2001-2011: Travel & Leisure’s World’s Best Awards' Transporting Parties

By Brendan Spiegel August 2, 2011, 8:45 AM EDT

Photo: BizBash

For the past 15 years, Travel & Leisure’s World’s Best Awards has celebrated the mag’s readers’ poll—which picks cities, hotels, cruises, spas, and more—with an elaborate New York party, usually heavy on unusual props and eye-popping production. For a magazine focused on what’s chic and new around the globe, one of the most important aspects of planning is ensuring that everything feels cutting-edge.

In 2001, creative projects director Laura Aviva scored a coup by hosting one of very few private events ever held at Gracie Mansion. Mayor Rudolph Giuliani, pleased with the publicity generated by New York’s award as the “Best City in North America,” offered up the mayoral residence—at no price—and guests enjoyed cocktails on the back porch and dinner in the ballroom.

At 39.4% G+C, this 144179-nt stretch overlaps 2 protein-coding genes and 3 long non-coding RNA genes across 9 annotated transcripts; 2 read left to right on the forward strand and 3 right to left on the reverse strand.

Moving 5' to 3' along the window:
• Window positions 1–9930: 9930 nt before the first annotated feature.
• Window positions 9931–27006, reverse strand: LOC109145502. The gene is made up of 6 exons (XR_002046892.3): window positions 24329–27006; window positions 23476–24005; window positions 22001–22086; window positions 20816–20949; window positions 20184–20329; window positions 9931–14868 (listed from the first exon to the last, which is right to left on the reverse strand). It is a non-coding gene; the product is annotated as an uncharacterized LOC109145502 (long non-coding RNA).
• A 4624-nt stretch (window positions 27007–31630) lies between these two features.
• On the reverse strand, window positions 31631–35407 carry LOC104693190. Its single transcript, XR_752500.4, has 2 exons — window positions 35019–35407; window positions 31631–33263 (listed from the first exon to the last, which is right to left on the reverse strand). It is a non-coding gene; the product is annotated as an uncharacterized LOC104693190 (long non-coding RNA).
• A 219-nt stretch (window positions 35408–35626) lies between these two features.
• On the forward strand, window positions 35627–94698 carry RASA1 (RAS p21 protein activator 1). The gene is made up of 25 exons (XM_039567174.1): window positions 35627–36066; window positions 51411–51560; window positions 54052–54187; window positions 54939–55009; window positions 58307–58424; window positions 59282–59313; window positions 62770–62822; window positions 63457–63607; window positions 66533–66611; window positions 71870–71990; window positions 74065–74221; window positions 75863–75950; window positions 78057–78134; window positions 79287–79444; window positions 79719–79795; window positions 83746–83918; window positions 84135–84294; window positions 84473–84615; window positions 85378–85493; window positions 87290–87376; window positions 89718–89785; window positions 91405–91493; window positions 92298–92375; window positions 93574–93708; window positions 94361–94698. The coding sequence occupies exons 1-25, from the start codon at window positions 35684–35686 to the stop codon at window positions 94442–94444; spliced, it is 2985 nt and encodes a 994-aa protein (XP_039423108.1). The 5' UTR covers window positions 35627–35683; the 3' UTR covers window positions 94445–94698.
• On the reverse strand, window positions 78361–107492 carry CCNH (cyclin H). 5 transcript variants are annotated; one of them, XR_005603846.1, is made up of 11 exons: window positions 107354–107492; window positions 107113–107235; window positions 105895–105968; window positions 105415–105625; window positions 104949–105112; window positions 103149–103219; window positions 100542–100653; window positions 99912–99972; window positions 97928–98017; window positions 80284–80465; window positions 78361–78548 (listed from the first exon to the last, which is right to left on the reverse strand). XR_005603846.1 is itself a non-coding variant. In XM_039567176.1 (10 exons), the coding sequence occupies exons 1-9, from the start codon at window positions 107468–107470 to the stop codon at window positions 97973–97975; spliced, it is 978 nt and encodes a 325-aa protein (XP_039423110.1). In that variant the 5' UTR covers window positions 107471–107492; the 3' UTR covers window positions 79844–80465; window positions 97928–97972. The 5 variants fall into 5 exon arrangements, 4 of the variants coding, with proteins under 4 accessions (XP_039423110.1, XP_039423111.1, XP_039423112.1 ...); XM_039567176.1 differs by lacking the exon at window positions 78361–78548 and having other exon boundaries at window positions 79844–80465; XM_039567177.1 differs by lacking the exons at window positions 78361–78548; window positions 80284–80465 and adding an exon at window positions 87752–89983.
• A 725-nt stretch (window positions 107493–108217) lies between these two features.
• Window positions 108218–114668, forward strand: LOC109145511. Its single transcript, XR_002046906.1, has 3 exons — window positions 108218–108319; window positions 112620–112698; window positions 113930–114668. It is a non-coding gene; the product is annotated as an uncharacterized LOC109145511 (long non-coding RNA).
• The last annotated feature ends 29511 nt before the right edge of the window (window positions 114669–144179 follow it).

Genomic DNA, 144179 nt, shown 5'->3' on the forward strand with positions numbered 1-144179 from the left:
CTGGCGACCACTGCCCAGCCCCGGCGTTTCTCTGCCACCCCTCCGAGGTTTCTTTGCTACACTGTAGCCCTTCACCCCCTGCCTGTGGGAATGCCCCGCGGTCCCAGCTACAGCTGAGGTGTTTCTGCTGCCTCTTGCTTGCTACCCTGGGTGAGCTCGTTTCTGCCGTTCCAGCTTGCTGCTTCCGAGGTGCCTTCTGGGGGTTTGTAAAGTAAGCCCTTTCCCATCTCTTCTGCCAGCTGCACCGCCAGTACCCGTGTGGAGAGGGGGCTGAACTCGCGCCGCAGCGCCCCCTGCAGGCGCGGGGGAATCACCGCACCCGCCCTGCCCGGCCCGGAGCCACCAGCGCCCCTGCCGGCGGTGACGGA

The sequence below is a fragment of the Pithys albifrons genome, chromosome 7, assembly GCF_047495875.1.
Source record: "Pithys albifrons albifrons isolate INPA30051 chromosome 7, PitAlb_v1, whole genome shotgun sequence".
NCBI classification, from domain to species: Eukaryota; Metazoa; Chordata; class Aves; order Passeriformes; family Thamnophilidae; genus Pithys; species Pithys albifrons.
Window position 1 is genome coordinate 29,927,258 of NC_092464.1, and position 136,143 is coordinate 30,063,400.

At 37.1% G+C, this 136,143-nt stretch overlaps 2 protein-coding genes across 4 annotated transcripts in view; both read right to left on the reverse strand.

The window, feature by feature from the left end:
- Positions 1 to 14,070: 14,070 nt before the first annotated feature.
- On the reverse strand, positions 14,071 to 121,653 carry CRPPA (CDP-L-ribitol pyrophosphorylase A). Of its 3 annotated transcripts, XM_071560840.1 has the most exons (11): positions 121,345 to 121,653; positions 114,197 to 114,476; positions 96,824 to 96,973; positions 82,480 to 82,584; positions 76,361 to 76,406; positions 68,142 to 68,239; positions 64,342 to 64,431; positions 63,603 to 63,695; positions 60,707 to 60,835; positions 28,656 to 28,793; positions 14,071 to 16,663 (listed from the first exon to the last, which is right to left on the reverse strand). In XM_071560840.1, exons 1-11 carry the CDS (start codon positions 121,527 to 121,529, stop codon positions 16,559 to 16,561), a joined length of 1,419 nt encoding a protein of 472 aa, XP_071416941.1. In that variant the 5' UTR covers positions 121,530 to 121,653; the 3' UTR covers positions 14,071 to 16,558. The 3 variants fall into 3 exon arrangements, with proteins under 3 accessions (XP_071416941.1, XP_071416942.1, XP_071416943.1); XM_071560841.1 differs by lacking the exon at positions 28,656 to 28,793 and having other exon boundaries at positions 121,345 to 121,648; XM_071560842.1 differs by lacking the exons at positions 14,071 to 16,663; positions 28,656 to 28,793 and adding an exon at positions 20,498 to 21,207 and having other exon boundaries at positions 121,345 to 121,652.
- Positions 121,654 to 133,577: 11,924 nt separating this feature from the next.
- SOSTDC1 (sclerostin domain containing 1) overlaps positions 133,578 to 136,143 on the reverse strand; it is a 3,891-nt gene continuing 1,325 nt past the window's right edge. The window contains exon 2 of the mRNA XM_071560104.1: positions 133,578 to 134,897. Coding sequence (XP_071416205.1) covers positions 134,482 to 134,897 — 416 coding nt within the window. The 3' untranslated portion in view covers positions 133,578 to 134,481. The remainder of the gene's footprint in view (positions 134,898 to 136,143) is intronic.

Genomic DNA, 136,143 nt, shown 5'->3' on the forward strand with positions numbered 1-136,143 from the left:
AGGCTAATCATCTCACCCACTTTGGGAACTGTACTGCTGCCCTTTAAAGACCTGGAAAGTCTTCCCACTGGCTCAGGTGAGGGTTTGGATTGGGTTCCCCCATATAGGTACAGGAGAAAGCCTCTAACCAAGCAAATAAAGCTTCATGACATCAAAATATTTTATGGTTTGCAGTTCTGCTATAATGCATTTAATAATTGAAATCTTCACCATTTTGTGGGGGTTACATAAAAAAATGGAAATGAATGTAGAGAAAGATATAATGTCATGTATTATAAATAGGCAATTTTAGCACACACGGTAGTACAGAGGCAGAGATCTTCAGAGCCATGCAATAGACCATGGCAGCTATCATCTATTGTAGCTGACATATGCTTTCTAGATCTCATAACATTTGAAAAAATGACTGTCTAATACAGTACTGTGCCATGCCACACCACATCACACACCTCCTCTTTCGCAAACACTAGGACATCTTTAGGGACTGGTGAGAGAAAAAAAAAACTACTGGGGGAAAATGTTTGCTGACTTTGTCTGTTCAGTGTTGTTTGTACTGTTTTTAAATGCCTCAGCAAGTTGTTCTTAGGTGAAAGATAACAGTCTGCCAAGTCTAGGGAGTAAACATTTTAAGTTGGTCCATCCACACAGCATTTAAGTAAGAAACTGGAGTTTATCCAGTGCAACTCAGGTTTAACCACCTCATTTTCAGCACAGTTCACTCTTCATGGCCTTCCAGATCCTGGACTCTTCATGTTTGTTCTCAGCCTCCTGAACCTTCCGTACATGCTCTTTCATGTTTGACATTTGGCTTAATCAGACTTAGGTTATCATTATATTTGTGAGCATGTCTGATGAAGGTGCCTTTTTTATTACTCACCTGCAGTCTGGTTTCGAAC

In future years the mag showed a knack for securing brand-new or rarely used venues. The 2003 party was the first held at Pier 46 on the Hudson River, where Aviva staged an African safari tent camp. Bernhard Link Theatrical Productions even constructed special huts with thatching from a South African supplier. The format changed as well, evolving from a formal sit-down dinner and presentation to two separate events, with the awards handed out at a small lunch for 50 at the Four Seasons.

The following year, Aviva built an interconnected assortment of wooden decks over a reflecting pool at Lincoln Center, where Olivier Cheng catered. “The whole feel was inspired by travel, with a soft ethnic orientation not identifiable to any one place,” Aviva said. In 2005 palm trees decorated the entrance at Skylight, and the Caribbean theme included 600-gallon aquariums that designer Justin Muir of City Aquarium filled with tropical fish.

Penelope Bonaldi became the mag’s special events director in 2007, and—as many magazine industry events downsized—the World’s Best Awards made a stop at the brand-new Hudson Terrace in 2008. Although the party lacked some of the transporting production elements of years past, the wafting scent of barbecue had guests crowding a Middle Eastern and African-themed terrace.

At the Andaz Fifth Avenue last year the trendsetting vibe was kept alive by using iPads to check in guests and to show photos from award-winning locations. This summer, the party will undergo its biggest change yet—moving from New York to L.A. for the first time. 

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